The spectral classes of the Helgoland classification corresponded well to the main vegetation types and discriminated the structures dominated by either red, green or brown sea-weeds as well as faunal habitats (e.g. poorly vegetated mussel beds). Differentiation of individual species had limited success and some mixed vegetation types were not confidentially classified. Further spectral classes separated water and sandy areas. The following image shows an extract of the feature class mapping in the northern intertidal of Helgoland opposed to a depiction of the ROSIS images. Among the mapped features are feature classes for red, green and brown algae. These classes have been summarized here from patches indicating different dense composition to more homogeneous classes to clarify the general distribution of the biotopes within this area.
Extract of the Helgoland classification results (above) in the northern intertidal (photo inset) in contrast to an extract of a ROSIS depiction (below)
Following the analysis, the paper then discusses the potential of hyperspectral image analysis for monitoring elements of coastal diversity apparent in this area and discusses the potential and limitations of the method.
The results from both study areas suggest that the general approach is a suitable way of analyzing hyperspectral data of intertidal coastal zones to obtain ecological information also of larger areas in an efficient manner. Background knowledge of the study area is inevitable to increase the precision of classification results. Nevertheless, detection of the same genus of species (e. g. different Fucus species) was not possible using this approach, indicating that remote sensing cannot replace basic field work. If, however, remote sensing data are taken back to the field, e. g. by integrating remote sensing data, classification results and further biotope information in portable, D-GPS linked mobile GIS environments, future field work can greatly benefit from the methodological developed here.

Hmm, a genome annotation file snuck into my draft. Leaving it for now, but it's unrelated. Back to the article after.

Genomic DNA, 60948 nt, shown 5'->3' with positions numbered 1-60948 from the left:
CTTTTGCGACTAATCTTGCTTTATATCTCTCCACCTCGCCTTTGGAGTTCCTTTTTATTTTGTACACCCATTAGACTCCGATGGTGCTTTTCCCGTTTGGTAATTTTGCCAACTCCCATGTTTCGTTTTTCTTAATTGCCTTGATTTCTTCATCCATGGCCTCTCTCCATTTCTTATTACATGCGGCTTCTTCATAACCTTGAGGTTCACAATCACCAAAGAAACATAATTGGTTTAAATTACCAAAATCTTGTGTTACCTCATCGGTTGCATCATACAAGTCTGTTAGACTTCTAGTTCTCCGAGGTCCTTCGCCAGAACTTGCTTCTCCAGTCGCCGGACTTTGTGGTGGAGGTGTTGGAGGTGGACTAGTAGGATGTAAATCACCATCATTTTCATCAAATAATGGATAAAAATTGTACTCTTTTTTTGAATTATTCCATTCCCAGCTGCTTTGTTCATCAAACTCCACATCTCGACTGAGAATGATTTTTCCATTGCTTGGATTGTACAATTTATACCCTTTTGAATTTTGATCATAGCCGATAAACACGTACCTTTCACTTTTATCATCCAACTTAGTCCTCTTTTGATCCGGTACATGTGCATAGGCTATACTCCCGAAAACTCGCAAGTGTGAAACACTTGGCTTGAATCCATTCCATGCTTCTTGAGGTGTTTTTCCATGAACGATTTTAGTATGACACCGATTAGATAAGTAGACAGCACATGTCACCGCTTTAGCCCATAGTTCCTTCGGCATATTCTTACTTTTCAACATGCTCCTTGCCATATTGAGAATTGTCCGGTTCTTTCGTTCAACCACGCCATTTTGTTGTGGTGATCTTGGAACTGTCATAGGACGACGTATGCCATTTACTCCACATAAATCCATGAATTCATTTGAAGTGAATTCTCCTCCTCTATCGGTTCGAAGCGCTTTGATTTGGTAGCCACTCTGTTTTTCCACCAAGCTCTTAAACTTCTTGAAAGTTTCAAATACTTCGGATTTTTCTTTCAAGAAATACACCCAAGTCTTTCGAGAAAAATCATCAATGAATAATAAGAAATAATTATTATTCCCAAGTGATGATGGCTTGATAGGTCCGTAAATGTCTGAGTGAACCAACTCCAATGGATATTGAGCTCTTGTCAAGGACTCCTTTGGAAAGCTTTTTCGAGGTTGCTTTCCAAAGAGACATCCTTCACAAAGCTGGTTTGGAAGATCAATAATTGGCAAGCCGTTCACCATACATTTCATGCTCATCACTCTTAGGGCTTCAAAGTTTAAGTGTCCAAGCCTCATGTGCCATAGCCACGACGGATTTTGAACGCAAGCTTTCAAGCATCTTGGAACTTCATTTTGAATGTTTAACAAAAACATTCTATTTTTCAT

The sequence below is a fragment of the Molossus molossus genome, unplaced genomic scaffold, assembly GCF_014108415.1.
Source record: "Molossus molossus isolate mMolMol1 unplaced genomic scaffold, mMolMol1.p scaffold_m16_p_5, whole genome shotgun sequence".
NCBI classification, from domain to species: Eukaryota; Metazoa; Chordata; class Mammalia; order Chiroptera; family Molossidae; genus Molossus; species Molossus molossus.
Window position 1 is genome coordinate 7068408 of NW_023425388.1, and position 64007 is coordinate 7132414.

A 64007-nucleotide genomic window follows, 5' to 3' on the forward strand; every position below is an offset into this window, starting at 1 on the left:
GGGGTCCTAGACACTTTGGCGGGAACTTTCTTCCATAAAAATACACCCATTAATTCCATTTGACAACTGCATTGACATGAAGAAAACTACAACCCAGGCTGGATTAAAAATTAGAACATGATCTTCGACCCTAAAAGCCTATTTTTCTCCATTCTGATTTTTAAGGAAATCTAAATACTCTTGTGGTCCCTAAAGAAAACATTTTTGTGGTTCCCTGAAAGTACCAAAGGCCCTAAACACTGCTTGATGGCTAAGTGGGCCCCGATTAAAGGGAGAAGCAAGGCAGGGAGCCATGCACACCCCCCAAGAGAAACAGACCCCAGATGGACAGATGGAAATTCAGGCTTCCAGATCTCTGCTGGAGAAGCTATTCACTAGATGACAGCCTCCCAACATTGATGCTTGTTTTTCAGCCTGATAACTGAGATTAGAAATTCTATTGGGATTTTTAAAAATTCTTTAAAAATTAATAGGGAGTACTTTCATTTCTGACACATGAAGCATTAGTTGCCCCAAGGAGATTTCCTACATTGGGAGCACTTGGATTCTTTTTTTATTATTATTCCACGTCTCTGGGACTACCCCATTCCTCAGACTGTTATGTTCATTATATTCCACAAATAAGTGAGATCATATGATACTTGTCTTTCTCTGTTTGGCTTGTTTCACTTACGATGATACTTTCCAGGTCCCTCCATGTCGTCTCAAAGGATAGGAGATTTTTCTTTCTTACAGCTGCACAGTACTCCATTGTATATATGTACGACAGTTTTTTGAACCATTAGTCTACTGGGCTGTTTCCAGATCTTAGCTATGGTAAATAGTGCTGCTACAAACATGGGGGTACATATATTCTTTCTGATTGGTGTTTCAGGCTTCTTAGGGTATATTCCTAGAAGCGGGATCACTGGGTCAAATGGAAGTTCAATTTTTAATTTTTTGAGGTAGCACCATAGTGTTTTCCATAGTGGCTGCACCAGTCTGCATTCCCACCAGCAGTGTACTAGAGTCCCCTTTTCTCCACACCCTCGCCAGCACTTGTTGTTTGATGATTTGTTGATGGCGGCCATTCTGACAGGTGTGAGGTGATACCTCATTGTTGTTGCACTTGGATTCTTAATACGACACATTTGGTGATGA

This is especially relevant for application-oriented monitoring of protected areas and for coastal zone management. The results show that a classification based on a spectral library allows a mapping of the dominant intertidal macrophyte vegetation and general intertidal structures. Limitations remain for separation of mixed vegetation types which cannot be identified without ancillary data sources. One major potential for future use of these methods is their efficiency for high-resolution geospatial data acquisition.
Possible interactions of thematic layers in geographical information systems
(click for larger version)
The integration of remote sensing techniques in GIS-based automated monitoring systems will help to combine different levels of resolution as well as different data sources needed to detect significant changes in structural and compositional coastal biodiversity. The success of this approach also depends on the selection of the best suitable imaging sensor and an appropriate analysis approach which fits the specific needs in the areas of investigation.
These are the bibliographic details of the paper:
Paper as PDF
I also presented the work at the 2007 GI_Forum where I showed the following slides:
The full thesis from this research can for copyright reasons of some of the data not be published online but is available upon request. Further material can be found on my website which I created for this work, where you can also find the two following posters summarizing my research:
Disclaimer: No cartograms were used in this post!